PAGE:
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Political Parties.

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Introduction

Rose Szarowicz Tue 17th February 04 Political Parties What is a political party? A political party is a group of people whose aim is to win or gain governmental power by electoral or other means. They aim to gain power through public office, and acquire a following through appealing to part parts of the electorate with similar political ideologies to their party. They normally focus on broad issues e.g. better health care, more freedom, and greater social equality. Although some small parties focus on single issues to get into public office e.g. the unionists and nationalists. The UK is a two-party system which means that only two parties have a chance of becoming the government; Labour and Conservative. They retain power and their position by acting in the interests of the public, trying to stay popular so that they will be re-elected in the next general election. ...read more.

Middle

They can only find this support if they have the right characteristics and what it takes to rise. Here the party serves the function of filtering those who are able and those who aren't to rise higher in government. Parties assign members to various public services for example someone to sit on school governing boards, or hospital trusts. This function helps to support the public service and protects public interest. Parties serve the interest to sustain the system, although they exercise their opposition to other parties, they defend the system of politics in various ways; the monarch- although has no political power- is respected, after a general election losing parties confirm the authority of the new ruling party as to install respect and public support of the system and new government. In times of war, opposition and hostility between parties is deferred to unite in favour of national security; this was the case in both world wars and in the troubles in Northern Ireland. ...read more.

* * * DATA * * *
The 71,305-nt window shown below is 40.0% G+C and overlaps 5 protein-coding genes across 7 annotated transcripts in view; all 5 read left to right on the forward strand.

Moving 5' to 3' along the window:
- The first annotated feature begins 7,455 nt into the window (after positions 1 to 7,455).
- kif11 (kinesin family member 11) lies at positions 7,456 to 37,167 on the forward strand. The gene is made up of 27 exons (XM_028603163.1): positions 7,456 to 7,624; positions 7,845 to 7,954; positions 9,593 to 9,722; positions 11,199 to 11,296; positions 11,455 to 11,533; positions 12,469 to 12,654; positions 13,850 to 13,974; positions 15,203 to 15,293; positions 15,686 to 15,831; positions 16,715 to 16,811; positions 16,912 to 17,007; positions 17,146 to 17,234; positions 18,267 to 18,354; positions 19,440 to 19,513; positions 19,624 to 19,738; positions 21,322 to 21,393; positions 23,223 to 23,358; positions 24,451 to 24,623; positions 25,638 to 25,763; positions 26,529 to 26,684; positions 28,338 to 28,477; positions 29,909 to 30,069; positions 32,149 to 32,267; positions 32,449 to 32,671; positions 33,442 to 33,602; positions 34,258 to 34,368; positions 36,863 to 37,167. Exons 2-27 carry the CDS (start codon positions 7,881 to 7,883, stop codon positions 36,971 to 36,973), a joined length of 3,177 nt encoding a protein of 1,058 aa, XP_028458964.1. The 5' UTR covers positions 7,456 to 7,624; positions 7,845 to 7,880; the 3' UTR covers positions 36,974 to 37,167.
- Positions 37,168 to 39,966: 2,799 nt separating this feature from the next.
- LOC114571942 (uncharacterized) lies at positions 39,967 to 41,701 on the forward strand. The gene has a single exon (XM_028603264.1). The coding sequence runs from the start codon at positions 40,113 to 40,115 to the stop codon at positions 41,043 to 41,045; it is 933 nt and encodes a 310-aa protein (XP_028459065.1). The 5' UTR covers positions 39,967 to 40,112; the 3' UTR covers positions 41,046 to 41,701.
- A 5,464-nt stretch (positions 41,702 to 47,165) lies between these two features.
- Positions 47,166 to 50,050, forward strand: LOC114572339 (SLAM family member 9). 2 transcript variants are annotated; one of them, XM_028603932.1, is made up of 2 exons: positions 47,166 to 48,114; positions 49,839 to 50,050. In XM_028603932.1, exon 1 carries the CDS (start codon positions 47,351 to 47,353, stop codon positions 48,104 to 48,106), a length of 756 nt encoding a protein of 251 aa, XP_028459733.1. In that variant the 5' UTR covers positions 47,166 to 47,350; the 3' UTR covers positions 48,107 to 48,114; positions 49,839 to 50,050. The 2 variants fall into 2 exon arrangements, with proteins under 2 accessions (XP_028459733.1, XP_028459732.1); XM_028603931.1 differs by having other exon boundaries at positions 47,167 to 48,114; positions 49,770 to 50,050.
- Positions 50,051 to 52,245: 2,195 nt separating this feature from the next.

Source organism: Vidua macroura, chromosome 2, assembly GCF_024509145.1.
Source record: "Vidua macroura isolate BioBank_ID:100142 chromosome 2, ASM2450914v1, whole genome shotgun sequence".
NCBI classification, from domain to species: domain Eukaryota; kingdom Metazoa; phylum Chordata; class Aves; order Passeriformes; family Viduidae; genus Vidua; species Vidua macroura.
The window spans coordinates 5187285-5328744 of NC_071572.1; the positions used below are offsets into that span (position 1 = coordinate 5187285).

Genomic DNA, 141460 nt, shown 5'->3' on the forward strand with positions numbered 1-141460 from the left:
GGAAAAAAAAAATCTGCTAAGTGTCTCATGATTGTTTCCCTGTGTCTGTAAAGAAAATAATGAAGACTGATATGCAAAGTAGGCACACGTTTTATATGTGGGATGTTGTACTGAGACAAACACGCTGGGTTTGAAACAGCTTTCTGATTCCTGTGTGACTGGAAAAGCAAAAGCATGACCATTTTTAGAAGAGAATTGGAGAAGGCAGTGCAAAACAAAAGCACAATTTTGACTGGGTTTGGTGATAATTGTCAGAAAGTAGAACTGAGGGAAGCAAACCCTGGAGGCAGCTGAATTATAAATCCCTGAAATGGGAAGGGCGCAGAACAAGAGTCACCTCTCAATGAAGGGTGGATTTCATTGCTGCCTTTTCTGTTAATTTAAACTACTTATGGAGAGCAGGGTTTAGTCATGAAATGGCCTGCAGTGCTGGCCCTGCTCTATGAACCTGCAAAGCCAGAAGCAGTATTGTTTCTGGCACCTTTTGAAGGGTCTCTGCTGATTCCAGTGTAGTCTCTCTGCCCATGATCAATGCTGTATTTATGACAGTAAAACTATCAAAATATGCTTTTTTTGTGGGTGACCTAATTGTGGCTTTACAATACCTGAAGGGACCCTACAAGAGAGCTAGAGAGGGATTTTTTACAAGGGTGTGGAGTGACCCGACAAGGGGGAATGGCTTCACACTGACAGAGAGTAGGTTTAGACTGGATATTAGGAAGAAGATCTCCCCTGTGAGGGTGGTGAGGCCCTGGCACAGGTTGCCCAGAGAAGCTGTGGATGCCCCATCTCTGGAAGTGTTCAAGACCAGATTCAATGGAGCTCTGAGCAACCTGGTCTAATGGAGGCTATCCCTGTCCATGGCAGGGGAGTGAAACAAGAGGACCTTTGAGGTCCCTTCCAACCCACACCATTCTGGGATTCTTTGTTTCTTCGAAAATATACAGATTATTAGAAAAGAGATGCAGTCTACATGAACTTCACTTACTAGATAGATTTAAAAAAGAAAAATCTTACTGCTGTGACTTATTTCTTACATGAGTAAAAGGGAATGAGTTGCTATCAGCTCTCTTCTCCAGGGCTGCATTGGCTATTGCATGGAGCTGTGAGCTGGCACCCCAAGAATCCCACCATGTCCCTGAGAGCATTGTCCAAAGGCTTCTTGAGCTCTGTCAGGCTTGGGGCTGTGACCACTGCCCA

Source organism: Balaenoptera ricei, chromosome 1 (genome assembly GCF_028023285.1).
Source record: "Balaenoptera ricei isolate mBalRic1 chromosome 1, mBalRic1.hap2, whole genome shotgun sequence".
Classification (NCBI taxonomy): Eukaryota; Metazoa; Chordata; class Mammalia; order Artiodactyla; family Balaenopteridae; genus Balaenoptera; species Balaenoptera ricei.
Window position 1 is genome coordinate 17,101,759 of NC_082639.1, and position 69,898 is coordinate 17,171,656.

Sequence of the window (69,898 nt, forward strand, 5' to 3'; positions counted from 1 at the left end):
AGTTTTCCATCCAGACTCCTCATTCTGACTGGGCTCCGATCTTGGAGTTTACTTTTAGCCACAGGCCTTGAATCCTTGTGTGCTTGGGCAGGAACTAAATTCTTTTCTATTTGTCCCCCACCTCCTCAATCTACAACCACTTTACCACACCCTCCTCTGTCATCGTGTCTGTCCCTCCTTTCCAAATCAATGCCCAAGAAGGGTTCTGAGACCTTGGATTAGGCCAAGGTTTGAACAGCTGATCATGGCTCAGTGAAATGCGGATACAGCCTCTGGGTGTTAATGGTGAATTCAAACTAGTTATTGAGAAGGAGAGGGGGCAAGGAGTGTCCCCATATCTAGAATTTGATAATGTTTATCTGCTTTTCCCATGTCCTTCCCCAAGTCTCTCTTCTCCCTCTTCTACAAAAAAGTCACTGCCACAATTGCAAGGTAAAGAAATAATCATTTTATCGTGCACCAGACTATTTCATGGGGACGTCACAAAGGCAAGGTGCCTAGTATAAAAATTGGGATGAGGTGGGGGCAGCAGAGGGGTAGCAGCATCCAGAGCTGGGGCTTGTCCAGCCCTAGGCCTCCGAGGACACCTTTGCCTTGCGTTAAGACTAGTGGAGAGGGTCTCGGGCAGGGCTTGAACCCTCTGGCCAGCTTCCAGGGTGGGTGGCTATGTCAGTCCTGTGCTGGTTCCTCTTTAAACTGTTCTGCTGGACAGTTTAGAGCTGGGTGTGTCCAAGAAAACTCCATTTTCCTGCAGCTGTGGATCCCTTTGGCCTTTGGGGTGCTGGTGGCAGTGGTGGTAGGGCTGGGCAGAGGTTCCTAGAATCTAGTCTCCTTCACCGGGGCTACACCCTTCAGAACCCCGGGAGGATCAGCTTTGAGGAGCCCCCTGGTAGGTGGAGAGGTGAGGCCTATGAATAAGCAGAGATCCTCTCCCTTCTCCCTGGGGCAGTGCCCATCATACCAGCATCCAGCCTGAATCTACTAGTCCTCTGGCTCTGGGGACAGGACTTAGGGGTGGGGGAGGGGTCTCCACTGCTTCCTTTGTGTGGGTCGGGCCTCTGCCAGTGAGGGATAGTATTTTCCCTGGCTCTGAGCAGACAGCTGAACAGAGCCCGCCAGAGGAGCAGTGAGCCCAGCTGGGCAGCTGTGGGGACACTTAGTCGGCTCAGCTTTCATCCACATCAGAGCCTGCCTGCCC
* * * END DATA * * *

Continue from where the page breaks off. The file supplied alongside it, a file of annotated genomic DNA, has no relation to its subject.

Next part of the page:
Conclusion

Party members make up the committees who organise legislative and scrutinising functions of government. These informed, able and committed people are vital to the running of government. Parties inform the public on general issues of the day, e.g. world affairs, the state of the economy, transport systems etc. They also provide solutions for problems, and encourage public debate on the issues. Without this source of information, the public would be unaware of many issues occurring in the country. Party manifesto's are a set of policies a party state they will put through if they are elected into power. They give the electorate a basis to choose between parties and holds the government to a set of rules (policies) that they must abide by and act upon. It gives them a clear choice to which party to choose. E.g. labour support the Euro , Conservative is against it for the foreseeable future. Parties also articulate basic values e.g. equality, freedom and justice, to ensure the basic human rights aren't lsot through party policies. ...read more.

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